When the idea of “sustainability” as a practice was established and defined in 1987 by the World Commission on Environment and Development in what is now widely known as the Brundtland Report, the roots of sustainability research and education at Arizona State University were just beginning to grow.
“We did not have degree programs in environmental science, let alone sustainability," said Charles Redman, founding director and professor at the School of Sustainability and Virginia M. Ullman Professor for Natural History and the Environment. "We had some pieces of programs that were related to the environment, but none of those programs used or even focused on sustainability.
“The reality is when Michael Crow came here (in 2002), he was intent upon building sustainability.”
ASU President Crow identified the beginnings of a larger sustainability-oriented program with the Center for Environmental Studies, a research center then run by Redman.
“A lot of his interest did focus on the center, and a big step for us had been in 1997 when we were awarded the National Science Foundation’s Long-Term Ecological Research project to focus on Phoenix and the region. It was a real recognition of the intertwined and interdependent nature of society and ecology,” Redman said.
Having a center in place with a significant grant behind it that integrated an interdisciplinary approach by bringing in architects, engineers, economists, social scientists and others provided ASU with a forward-looking foundation. What was still needed was a consensus on how to proceed.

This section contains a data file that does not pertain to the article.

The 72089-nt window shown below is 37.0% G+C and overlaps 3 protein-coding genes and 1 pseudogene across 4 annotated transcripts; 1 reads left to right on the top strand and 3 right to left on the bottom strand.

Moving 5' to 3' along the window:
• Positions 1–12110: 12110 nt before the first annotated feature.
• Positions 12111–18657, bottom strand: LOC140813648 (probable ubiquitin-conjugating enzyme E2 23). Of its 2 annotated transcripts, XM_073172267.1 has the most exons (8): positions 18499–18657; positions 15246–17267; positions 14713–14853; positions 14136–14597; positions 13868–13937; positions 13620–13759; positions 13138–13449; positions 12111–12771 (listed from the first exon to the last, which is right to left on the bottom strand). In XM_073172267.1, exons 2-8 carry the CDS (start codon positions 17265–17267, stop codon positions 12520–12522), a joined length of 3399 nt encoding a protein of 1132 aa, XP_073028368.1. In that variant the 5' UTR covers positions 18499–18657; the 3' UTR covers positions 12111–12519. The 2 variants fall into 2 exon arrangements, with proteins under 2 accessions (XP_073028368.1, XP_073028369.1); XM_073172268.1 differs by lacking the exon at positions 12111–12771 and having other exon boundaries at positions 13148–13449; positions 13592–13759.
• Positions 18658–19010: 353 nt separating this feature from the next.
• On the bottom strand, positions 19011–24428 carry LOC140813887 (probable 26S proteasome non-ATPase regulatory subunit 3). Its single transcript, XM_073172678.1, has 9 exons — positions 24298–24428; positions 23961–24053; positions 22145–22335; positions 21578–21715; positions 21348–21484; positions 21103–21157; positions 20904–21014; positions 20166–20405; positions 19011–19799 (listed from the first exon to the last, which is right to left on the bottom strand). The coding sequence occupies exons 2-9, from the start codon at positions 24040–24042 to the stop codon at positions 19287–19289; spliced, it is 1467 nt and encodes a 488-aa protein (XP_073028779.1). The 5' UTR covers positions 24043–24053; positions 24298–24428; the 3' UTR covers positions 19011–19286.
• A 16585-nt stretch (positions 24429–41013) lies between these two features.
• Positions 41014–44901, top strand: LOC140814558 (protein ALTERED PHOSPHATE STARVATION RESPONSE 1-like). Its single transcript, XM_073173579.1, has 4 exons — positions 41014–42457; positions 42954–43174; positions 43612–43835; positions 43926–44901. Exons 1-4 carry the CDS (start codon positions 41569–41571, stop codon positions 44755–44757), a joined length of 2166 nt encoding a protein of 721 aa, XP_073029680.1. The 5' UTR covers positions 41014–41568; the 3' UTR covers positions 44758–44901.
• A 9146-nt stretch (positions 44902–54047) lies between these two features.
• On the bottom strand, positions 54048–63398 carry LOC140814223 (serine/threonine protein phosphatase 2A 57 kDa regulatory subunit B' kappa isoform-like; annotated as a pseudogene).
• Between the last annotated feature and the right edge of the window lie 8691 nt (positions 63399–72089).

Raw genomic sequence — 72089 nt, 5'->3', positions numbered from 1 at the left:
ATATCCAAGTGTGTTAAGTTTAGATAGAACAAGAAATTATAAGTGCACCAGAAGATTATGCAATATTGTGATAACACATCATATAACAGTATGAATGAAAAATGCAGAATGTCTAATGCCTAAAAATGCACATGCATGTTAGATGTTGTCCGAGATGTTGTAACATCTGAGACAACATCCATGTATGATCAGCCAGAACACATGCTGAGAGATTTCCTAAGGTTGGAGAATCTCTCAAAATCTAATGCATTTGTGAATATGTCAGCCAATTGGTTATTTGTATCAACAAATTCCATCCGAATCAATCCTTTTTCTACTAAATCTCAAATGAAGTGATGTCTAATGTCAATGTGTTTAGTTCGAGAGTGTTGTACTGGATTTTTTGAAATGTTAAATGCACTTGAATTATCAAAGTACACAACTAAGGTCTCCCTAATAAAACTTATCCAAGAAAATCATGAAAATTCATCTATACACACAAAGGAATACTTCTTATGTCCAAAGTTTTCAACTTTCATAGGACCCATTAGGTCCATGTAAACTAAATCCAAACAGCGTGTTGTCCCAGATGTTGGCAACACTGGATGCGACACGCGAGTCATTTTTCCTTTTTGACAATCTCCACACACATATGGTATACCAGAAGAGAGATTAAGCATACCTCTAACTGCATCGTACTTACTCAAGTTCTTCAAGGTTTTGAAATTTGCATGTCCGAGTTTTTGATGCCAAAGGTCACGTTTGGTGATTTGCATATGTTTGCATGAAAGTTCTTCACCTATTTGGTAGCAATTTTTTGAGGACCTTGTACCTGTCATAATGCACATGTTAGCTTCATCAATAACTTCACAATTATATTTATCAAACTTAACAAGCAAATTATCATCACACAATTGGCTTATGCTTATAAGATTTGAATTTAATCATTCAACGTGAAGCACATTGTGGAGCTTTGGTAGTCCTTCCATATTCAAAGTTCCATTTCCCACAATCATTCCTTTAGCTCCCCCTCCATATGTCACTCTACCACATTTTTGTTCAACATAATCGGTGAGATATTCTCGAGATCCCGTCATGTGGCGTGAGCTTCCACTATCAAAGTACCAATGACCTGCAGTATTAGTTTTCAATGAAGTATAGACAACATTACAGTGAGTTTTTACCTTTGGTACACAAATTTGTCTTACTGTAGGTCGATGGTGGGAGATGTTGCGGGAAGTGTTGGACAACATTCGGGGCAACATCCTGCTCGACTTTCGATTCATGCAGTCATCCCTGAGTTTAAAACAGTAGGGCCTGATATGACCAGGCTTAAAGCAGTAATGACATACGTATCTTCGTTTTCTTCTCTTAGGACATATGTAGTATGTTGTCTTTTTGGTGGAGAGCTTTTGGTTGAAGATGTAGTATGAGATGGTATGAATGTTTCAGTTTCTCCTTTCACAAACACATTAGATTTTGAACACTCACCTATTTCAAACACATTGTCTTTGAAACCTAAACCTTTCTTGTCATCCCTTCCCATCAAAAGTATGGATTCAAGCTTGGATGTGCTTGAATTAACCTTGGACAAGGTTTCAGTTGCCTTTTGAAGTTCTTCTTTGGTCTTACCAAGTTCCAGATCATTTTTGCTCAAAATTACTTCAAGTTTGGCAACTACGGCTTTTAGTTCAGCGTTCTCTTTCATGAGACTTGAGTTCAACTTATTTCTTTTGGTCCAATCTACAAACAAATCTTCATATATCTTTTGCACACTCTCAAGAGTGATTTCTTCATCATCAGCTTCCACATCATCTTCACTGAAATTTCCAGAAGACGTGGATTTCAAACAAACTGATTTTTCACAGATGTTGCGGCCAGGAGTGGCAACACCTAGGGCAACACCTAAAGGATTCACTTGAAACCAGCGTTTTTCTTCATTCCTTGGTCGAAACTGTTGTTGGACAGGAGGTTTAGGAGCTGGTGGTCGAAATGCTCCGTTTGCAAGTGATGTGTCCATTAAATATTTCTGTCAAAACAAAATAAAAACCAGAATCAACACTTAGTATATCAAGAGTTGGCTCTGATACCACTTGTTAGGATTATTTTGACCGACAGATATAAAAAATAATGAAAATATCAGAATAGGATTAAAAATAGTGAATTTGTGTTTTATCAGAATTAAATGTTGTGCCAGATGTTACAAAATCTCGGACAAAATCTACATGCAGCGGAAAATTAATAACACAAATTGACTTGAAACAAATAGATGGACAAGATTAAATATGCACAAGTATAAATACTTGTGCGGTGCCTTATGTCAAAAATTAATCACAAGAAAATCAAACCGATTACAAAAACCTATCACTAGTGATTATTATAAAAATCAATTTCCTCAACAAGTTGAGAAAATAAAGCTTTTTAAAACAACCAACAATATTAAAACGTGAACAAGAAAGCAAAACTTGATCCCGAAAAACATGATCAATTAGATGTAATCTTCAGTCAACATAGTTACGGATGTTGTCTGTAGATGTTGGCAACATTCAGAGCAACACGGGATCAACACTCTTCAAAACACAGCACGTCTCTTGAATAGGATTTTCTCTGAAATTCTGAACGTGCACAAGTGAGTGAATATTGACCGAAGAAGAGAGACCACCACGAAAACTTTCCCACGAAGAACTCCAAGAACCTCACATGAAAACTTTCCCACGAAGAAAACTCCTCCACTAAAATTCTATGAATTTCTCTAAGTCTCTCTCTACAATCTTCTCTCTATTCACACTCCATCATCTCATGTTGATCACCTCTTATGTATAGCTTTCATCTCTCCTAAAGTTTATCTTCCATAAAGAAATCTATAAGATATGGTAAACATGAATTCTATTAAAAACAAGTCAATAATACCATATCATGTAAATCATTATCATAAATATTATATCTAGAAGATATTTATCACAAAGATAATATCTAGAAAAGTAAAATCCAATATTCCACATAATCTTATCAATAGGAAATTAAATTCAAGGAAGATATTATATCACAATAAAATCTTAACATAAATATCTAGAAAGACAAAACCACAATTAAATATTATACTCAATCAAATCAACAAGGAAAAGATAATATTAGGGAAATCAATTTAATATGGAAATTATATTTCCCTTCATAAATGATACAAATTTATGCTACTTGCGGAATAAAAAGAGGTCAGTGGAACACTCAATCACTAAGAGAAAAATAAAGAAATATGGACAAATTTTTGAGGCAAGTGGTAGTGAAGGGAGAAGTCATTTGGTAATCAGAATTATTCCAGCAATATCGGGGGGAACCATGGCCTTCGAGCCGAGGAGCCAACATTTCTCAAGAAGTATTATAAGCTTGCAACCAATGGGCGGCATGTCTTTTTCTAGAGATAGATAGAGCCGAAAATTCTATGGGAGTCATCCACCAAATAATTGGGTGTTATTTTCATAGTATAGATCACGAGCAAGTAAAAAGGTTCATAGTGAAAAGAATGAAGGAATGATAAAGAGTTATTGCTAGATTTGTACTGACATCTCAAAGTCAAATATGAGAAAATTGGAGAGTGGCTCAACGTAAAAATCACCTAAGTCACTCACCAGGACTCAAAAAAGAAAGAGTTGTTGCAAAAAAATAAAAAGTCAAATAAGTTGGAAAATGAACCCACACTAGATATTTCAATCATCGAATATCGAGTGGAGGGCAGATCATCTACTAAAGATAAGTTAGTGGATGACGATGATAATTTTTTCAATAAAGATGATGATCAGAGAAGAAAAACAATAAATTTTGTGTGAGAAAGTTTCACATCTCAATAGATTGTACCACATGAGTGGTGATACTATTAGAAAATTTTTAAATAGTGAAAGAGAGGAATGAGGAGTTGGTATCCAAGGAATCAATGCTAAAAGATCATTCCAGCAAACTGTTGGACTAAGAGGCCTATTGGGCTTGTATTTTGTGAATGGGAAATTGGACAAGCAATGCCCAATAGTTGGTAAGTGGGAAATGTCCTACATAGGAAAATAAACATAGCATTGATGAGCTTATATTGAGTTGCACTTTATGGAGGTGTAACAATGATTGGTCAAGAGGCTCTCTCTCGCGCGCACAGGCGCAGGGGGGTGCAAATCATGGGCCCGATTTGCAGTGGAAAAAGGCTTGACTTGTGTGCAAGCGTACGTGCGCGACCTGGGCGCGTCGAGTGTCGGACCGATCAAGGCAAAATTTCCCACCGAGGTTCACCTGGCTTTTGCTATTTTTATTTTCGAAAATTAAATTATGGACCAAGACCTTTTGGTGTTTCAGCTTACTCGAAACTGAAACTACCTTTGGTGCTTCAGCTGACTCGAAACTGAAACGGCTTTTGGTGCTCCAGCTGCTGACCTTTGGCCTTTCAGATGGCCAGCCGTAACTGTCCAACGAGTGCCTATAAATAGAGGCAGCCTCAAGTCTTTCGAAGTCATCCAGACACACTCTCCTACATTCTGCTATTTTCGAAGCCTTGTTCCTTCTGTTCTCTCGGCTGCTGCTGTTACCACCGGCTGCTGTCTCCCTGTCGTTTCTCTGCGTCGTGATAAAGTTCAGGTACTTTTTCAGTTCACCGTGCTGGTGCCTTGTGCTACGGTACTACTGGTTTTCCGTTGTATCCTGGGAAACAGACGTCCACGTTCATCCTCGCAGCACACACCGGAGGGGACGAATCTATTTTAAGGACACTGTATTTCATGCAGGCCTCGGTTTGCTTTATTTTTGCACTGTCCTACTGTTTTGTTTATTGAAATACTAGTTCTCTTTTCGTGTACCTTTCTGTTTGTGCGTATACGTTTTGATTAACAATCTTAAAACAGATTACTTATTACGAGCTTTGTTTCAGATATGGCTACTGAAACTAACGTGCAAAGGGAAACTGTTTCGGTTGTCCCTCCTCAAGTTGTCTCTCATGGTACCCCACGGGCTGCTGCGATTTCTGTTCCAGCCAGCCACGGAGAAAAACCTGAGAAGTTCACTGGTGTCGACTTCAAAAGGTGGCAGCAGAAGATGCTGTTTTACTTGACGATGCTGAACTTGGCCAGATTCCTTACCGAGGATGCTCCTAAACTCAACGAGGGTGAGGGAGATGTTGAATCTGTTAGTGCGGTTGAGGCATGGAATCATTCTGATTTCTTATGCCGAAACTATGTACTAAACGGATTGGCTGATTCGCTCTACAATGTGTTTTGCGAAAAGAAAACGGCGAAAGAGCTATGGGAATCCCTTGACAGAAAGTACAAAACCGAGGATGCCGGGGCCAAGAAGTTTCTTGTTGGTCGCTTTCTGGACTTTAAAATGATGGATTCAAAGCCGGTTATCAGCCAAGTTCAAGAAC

“With that backdrop and those programs underway, President Crow really went the last mile on trying to put sustainability on the map at ASU, and the platform for that was the landmark meeting at Temozón,” Redman said.
Temozón, a municipality in the state of Yucatán in Mexico, was the site of a landmark convening of 14 of the world’s leading ecological, environmental and climate scientists and stakeholders in May 2004. By the invitation from Crow, German atmospheric physicist Hans Joachim Schellnhuber and Harvard sustainability science Professor William Clark, this group convened for a two-day workshop to explore issues faced by leaders of institutions dedicated to sustainability research and education, and ways institutions can best collaborate to meet the challenges of bringing science and technology to bear on sustainability issues.
Also present at the Temozón meeting as an observer, quietly yet diligently watching the formation of a program dedicated to sustainability? Julie Ann Wrigley.
“People discussed how important it was that sustainability was a key issue — and perhaps an issue that was more important to promote than the environment alone, because the environment seemed to be caught in a trap of being characterized as people versus the environment,” Redman said. “Sustainability, still in a less developed stage, was not seen that way as it viewed human well-being alongside protecting the environment and dealing with climate change.”
Redman recalls going into the Temozón meetings thinking the outcome would lead to an international consortium of sorts for a global movement toward sustainability. What developed was a consensus that ASU should lead this charge because of the commitment of the university’s president. What also came to pass was a directive from Crow for Redman and then-ASU Vice President of Research Jonathan Fink to establish this sustainability institute.
“President Crow said to us, ‘You will do this. We will rename your center for something to do with sustainability, it will be more interdisciplinary than it already is, it will be more applied than it’s ever been, it will be more global and we will create a degree-granting program at all degree levels in sustainability,’” Redman said.